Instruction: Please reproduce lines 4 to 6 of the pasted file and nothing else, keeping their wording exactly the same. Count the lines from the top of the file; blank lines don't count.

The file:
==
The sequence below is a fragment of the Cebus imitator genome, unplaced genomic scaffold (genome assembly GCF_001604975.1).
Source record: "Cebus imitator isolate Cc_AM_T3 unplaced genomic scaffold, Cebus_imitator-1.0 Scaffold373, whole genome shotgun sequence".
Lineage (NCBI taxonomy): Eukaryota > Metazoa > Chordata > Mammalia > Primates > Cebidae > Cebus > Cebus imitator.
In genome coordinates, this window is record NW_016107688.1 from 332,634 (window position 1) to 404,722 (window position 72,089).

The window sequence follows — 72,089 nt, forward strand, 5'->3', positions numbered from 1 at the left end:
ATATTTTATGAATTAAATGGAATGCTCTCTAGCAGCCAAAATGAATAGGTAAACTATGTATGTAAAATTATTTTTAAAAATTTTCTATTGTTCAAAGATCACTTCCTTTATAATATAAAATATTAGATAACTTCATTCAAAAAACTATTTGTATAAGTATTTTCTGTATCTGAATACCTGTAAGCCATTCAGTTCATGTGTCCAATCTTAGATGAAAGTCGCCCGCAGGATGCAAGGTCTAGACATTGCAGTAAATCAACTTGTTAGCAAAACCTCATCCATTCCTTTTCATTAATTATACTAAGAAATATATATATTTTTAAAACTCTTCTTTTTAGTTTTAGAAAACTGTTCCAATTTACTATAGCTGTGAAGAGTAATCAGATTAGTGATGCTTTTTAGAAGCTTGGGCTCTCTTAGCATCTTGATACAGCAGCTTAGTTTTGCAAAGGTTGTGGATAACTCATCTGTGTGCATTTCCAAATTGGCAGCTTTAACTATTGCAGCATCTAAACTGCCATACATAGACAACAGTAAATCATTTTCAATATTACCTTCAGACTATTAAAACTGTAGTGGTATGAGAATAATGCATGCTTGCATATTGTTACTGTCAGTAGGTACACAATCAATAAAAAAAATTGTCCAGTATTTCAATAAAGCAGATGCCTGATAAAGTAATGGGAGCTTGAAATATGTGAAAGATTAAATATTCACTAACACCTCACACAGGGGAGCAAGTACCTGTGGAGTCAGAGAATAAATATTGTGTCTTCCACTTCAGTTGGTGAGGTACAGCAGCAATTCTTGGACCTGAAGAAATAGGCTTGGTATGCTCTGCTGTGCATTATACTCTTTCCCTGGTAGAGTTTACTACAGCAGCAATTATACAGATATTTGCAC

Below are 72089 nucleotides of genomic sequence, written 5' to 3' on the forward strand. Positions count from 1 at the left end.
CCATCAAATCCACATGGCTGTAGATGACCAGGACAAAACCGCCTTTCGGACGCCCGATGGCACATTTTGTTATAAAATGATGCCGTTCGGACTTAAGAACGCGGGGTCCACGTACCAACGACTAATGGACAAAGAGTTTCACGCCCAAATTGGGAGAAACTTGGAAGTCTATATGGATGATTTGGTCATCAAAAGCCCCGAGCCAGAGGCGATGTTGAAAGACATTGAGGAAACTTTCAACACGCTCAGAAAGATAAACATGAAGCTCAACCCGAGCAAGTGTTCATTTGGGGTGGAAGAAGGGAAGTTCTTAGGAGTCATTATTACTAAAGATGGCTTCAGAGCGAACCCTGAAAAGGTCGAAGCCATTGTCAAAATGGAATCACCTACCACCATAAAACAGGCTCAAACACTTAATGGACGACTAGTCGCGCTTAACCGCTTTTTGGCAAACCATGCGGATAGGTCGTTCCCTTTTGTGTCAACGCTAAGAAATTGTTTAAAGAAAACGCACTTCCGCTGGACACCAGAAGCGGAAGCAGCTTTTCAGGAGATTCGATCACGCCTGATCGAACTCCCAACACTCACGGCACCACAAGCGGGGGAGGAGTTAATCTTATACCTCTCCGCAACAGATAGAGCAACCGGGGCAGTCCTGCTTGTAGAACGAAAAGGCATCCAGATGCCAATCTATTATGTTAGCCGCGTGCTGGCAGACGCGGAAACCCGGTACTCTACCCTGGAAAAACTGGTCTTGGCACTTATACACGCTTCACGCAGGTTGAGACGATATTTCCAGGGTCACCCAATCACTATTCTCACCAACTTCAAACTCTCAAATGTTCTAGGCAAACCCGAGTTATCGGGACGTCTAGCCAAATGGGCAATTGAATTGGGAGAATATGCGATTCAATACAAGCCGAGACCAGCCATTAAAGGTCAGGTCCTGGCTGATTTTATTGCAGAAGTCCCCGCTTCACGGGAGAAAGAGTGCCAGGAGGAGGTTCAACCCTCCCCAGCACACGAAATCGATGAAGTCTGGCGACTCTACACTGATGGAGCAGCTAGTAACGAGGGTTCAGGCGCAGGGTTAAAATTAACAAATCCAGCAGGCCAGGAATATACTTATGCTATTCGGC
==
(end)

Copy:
In genome coordinates, this window is record NW_016107688.1 from 332,634 (window position 1) to 404,722 (window position 72,089).

The window sequence follows — 72,089 nt, forward strand, 5'->3', positions numbered from 1 at the left end:
ATATTTTATGAATTAAATGGAATGCTCTCTAGCAGCCAAAATGAATAGGTAAACTATGTATGTAAAATTATTTTTAAAAATTTTCTATTGTTCAAAGATCACTTCCTTTATAATATAAAATATTAGATAACTTCATTCAAAAAACTATTTGTATAAGTATTTTCTGTATCTGAATACCTGTAAGCCATTCAGTTCATGTGTCCAATCTTAGATGAAAGTCGCCCGCAGGATGCAAGGTCTAGACATTGCAGTAAATCAACTTGTTAGCAAAACCTCATCCATTCCTTTTCATTAATTATACTAAGAAATATATATATTTTTAAAACTCTTCTTTTTAGTTTTAGAAAACTGTTCCAATTTACTATAGCTGTGAAGAGTAATCAGATTAGTGATGCTTTTTAGAAGCTTGGGCTCTCTTAGCATCTTGATACAGCAGCTTAGTTTTGCAAAGGTTGTGGATAACTCATCTGTGTGCATTTCCAAATTGGCAGCTTTAACTATTGCAGCATCTAAACTGCCATACATAGACAACAGTAAATCATTTTCAATATTACCTTCAGACTATTAAAACTGTAGTGGTATGAGAATAATGCATGCTTGCATATTGTTACTGTCAGTAGGTACACAATCAATAAAAAAAATTGTCCAGTATTTCAATAAAGCAGATGCCTGATAAAGTAATGGGAGCTTGAAATATGTGAAAGATTAAATATTCACTAACACCTCACACAGGGGAGCAAGTACCTGTGGAGTCAGAGAATAAATATTGTGTCTTCCACTTCAGTTGGTGAGGTACAGCAGCAATTCTTGGACCTGAAGAAATAGGCTTGGTATGCTCTGCTGTGCATTATACTCTTTCCCTGGTAGAGTTTACTACAGCAGCAATTATACAGATATTTGCAC